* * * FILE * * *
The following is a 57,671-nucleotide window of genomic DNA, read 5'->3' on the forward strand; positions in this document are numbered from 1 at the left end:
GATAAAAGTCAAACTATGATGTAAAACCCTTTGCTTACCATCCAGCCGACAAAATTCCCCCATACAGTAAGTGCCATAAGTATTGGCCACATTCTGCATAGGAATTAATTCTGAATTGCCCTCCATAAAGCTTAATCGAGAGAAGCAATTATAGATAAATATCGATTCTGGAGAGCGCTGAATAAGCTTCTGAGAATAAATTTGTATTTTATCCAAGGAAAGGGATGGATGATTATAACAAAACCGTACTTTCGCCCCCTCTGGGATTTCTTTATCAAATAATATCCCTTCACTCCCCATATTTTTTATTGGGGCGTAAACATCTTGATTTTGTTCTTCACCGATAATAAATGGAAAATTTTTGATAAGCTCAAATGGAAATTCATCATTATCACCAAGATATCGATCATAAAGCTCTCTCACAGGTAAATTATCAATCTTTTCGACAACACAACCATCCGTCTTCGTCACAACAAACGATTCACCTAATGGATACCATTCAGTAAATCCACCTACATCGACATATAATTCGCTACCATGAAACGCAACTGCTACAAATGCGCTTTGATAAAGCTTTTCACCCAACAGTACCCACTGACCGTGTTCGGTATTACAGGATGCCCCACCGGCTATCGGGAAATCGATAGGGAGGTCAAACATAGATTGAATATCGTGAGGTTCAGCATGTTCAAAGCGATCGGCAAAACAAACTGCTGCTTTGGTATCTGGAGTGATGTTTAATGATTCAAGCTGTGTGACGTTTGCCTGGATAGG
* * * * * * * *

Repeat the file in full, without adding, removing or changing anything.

The following is a 57,671-nucleotide window of genomic DNA, read 5'->3' on the forward strand; positions in this document are numbered from 1 at the left end:
GATAAAAGTCAAACTATGATGTAAAACCCTTTGCTTACCATCCAGCCGACAAAATTCCCCCATACAGTAAGTGCCATAAGTATTGGCCACATTCTGCATAGGAATTAATTCTGAATTGCCCTCCATAAAGCTTAATCGAGAGAAGCAATTATAGATAAATATCGATTCTGGAGAGCGCTGAATAAGCTTCTGAGAATAAATTTGTATTTTATCCAAGGAAAGGGATGGATGATTATAACAAAACCGTACTTTCGCCCCCTCTGGGATTTCTTTATCAAATAATATCCCTTCACTCCCCATATTTTTTATTGGGGCGTAAACATCTTGATTTTGTTCTTCACCGATAATAAATGGAAAATTTTTGATAAGCTCAAATGGAAATTCATCATTATCACCAAGATATCGATCATAAAGCTCTCTCACAGGTAAATTATCAATCTTTTCGACAACACAACCATCCGTCTTCGTCACAACAAACGATTCACCTAATGGATACCATTCAGTAAATCCACCTACATCGACATATAATTCGCTACCATGAAACGCAACTGCTACAAATGCGCTTTGATAAAGCTTTTCACCCAACAGTACCCACTGACCGTGTTCGGTATTACAGGATGCCCCACCGGCTATCGGGAAATCGATAGGGAGGTCAAACATAGATTGAATATCGTGAGGTTCAGCATGTTCAAAGCGATCGGCAAAACAAACTGCTGCTTTGGTATCTGGAGTGATGTTTAATGATTCAAGCTGTGTGACGTTTGCCTGGATAGG